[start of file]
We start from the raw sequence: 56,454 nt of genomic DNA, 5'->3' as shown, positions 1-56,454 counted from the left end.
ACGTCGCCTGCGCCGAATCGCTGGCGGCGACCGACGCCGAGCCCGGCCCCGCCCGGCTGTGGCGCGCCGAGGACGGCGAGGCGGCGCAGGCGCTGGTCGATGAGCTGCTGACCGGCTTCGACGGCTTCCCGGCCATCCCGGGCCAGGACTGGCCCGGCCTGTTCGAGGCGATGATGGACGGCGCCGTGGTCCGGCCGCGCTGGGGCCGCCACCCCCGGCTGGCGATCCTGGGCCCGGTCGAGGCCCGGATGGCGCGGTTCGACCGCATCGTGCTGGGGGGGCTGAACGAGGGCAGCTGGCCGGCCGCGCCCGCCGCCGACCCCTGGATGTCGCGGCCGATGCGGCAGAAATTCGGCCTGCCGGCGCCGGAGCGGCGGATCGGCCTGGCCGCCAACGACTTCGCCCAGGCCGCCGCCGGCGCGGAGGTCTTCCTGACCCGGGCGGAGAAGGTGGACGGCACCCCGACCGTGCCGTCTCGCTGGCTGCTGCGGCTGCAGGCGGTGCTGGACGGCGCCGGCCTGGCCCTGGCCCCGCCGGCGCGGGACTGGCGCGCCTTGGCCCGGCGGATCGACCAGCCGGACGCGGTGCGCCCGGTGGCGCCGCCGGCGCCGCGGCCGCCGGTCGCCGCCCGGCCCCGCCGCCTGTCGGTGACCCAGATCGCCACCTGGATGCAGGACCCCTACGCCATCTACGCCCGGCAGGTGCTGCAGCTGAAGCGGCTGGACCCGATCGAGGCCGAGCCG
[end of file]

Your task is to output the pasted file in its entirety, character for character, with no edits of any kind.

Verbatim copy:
We start from the raw sequence: 56,454 nt of genomic DNA, 5'->3' as shown, positions 1-56,454 counted from the left end.
ACGTCGCCTGCGCCGAATCGCTGGCGGCGACCGACGCCGAGCCCGGCCCCGCCCGGCTGTGGCGCGCCGAGGACGGCGAGGCGGCGCAGGCGCTGGTCGATGAGCTGCTGACCGGCTTCGACGGCTTCCCGGCCATCCCGGGCCAGGACTGGCCCGGCCTGTTCGAGGCGATGATGGACGGCGCCGTGGTCCGGCCGCGCTGGGGCCGCCACCCCCGGCTGGCGATCCTGGGCCCGGTCGAGGCCCGGATGGCGCGGTTCGACCGCATCGTGCTGGGGGGGCTGAACGAGGGCAGCTGGCCGGCCGCGCCCGCCGCCGACCCCTGGATGTCGCGGCCGATGCGGCAGAAATTCGGCCTGCCGGCGCCGGAGCGGCGGATCGGCCTGGCCGCCAACGACTTCGCCCAGGCCGCCGCCGGCGCGGAGGTCTTCCTGACCCGGGCGGAGAAGGTGGACGGCACCCCGACCGTGCCGTCTCGCTGGCTGCTGCGGCTGCAGGCGGTGCTGGACGGCGCCGGCCTGGCCCTGGCCCCGCCGGCGCGGGACTGGCGCGCCTTGGCCCGGCGGATCGACCAGCCGGACGCGGTGCGCCCGGTGGCGCCGCCGGCGCCGCGGCCGCCGGTCGCCGCCCGGCCCCGCCGCCTGTCGGTGACCCAGATCGCCACCTGGATGCAGGACCCCTACGCCATCTACGCCCGGCAGGTGCTGCAGCTGAAGCGGCTGGACCCGATCGAGGCCGAGCCG